There are many variations of cherry laurel available
Many hedge plants are usually available only in a few variations. If such a plant then does not fit into your garden format or if your hedge should have a certain height, then the choice becomes smaller and smaller. However, a cherry laurel is particularly versatile, so there is bound to be a suitable cherry laurel for every garden. Most garden owners prefer taller cherry laurel hedges, think ‘Rotundifolia’ cherry laurel or ‘Novita’ cherry laurel here. These varieties can grow tall enough to become opaque over time, although they take up a lot of space in the garden in terms of width.
However, that doesn’t mean you should look for another hedge plant variety. Do you prefer informal privacy hedges even though your garden is a bit smaller? Then take a closer look at the cherry laurel ‘Genolia’®, which is much narrower than other tall cherry laurel varieties due to its striking growth. Or do you prefer a slightly smaller cherry laurel hedge? Then specially bred varieties, such as the ‘Otto Luyken’ cherry laurel or the ‘Zabeliana’ cherry laurel, are ideal options. The cherry laurel ‘Herbergii’ and the somewhat more subtle cherry laurel ‘Caucasica’ are also two striking, flowering varieties that are also available in our range.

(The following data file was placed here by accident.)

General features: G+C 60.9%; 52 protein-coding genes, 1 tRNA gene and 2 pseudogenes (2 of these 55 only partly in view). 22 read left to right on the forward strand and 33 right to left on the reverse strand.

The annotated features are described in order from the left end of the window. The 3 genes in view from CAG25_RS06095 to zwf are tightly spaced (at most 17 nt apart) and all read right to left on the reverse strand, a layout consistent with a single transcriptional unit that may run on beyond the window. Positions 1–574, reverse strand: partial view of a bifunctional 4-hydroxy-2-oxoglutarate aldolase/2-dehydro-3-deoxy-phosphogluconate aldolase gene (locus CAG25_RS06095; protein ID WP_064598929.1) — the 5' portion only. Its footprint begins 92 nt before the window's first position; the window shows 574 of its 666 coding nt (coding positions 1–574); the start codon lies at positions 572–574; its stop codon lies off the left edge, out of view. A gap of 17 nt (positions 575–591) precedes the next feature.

Fast growing and extremely easy to care for
Higher varieties of cherry laurel, by the way, have a fairly fast growth; in fact, most varieties have an annual growth of 40-60 cm. As a result, one might think that such cherry laurel hedges would need a lot of pruning to keep their shape better, but actually these are very low-maintenance hedge plants. One pruning per year is therefore already sufficient to give fast-growing cherry laurel hedges a pretty appearance. This is mainly due to the fact that a straight cut, tight appearance does not actually suit a cherry laurel hedge; a somewhat more natural look is then much more appropriate.